“Here is some further explaination of the Karuk Tribe Lawsuit against the California DFG to change dredging regulations…”
(Forum post dated 22 May, 2006)
There is a new development in the Karuk/DFG litigation. Walter Eason, A person with gold mining interests, filed a Motion on his own behalf to intervene in the ongoing litigation on May 12th, just last week.
We were expecting a decision from the judge at any moment concerning whether or not she would strike down the Stipulated Agreement which was negotiated by the Department of Fish & Game (DFG) and the Karuk Tribe to end the litigation. That Agreement imposes more restrictions upon our industry. A lot of miners have been waiting in the wings for the judge’s decision, because it makes the difference whether or not the dredging season opens up on the upper Klamath River on May 27th, or on July 1st.
Mr. Eason has been very supportive of our position in this litigation during the past. More recently, he has discovered a legal decision (Boisclair v. Superior Court (1990) 51 Cal 3d 1140) concerning a Superior Court’s lack of subject matter jurisdiction to decide any matter concerning Indian rights. Through correspondence with me, the attorneys who are representing miners in the litigation, and others within our industry, it is clear that Mr. Eason believes it is imperative that we immediately file a Motion to Dismiss the whole case.
We respectfully disagreed with Mr. Eason’s position for several reasons: (1) We don’t believe this case has very much to do with adjudicating Indian rights. The Karuks are suing DFG because they do not believe DFG has followed all of the provisions required by the California Environmental Quality Act (CEQA). (2) We believe the Stipulated Agreement between DFG and the Karuks is totally illegal. We believe there is a reasonable chance the judge will agree with us about that. Since all of the arguments have been placed in front of her on this matter, and the dredging season is nearly upon us, we did not want to confuse everything by interjecting a whole new jurisdictional challenge into the process. Surely, this would delay the judge’s decision that everyone is waiting for.
Mr. Eason’s motion filed with the Court last week also requested that the Court not make any decision concerning the Stipulated Agreement until after his Intervention Motion and jurisdictional challenge is decided. Consequently, the judge decided on Friday to set a hearing date of 8 June to decide what to do about Mr. Eason’s Intervention motion. Unless I am mistaken, now we should not expect to receive any decision from the judge concerning our season until sometime after 8 June.
Before we start getting ourselves all charged up over this, I’d like to make two important points:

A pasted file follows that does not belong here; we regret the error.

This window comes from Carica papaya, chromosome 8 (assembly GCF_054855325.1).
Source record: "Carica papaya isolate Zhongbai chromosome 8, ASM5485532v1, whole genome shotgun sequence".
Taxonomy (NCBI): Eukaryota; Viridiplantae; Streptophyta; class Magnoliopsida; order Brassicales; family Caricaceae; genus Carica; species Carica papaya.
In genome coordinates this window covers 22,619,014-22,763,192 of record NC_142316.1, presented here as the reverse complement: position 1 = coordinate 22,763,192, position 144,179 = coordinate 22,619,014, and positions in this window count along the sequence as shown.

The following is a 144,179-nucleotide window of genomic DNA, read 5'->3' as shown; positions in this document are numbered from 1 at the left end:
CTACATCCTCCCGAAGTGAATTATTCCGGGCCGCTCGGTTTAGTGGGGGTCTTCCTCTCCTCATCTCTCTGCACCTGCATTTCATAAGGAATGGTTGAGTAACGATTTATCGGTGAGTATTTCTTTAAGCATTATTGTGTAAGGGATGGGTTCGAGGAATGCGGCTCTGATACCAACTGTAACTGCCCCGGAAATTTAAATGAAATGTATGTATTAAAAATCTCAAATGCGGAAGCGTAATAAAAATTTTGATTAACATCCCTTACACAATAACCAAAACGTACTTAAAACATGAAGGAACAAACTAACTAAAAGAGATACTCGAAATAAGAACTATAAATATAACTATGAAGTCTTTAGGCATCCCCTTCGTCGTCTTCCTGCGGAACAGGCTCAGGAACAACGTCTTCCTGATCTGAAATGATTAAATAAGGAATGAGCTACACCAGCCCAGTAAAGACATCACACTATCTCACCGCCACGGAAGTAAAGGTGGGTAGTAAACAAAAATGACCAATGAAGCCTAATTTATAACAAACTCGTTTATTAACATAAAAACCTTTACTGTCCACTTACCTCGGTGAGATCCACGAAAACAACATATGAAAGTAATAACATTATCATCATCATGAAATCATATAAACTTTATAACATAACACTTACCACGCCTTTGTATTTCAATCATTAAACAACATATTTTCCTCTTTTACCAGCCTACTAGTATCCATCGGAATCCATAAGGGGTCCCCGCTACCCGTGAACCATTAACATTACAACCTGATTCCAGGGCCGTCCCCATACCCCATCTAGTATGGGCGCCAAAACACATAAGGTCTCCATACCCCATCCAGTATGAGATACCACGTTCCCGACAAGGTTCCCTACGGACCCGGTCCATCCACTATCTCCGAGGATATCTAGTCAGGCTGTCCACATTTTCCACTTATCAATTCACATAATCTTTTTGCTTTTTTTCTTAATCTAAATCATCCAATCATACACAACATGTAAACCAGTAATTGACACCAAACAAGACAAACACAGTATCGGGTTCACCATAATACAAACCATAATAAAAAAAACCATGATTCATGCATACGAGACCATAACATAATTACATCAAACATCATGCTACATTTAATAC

1) There is a lot at stake in this litigation. While our organization is doing its best to represent the interests of all small-scale miners in the litigation, it is unlikely that we can support every interest. I’m sure there must be a fair number of interests even outside of our industry that are not been adequately represented in the litigation.
It is especially important that if there is a class of miners out there who believe that we are not already adequately representing them, certainly we should allow them an opportunity to be heard. None of us should make the mistake of believing we have the only answer, or even the best answer. Who knows; perhaps Mr. Eason’s approach will be the winning argument before this is all over. And even if it isn’t, we should applaud his efforts to fight for the industry using arguments that he believes are very important. Clearly, the judge has taken Mr. Eason’s material seriously enough to allow him a hearing.
2) The Klamath River is still running at storm flows. The dams are full and letting enough water out to cause the river to run about 8 feet higher than normal summer levels. The Scott River is discharging muddy water into the Klamath, dropping underwater visibility to zero. It is like we are in the middle of a very large winter storm! Even most of the high-banking areas are underwater!
So even if the judge struck down the DFG/Karuk Agreement last week as we had hoped, most of the river is still too high and swift to dredge at the moment. I‘m not kidding; it is really running fast and turbulent! This probably is not going to change very much for at least another few weeks.
Therefore, we really have not lost anything because of this further delay in the judge’s decision.
I keep getting emails from people asking how legal the amended DFG regulations are, since they have not yet been endorsed by the court. I cannot give legal advice because I am not a licensed attorney. All I can do is express my own opinion – which is that I don’t believe the amended regulations are legal, and I don’t believe they can be enforced. Although this does not mean that the game warden will not go down and write you a ticket for dredging out of season under the amended regulations. He probably will! I’m mainly talking about what happens when you get to court. I don’t believe the court will allow DFG to prosecute a case against you for having violated a regulation that was not adopted pursuant to the legal process in the first place. Having said all that, I can tell you from long experience that it is very uncomfortable to be in trouble with the law, even when you are 100% right. Lawyers are expensive. Our organization is already plenty challenged trying to keep from falling even further behind on paying the costs of the ongoing litigation!
We all have to make our own decisions about these things. Because the river is running so high at the moment anyway, my own best advice would be to wait it out for a while longer.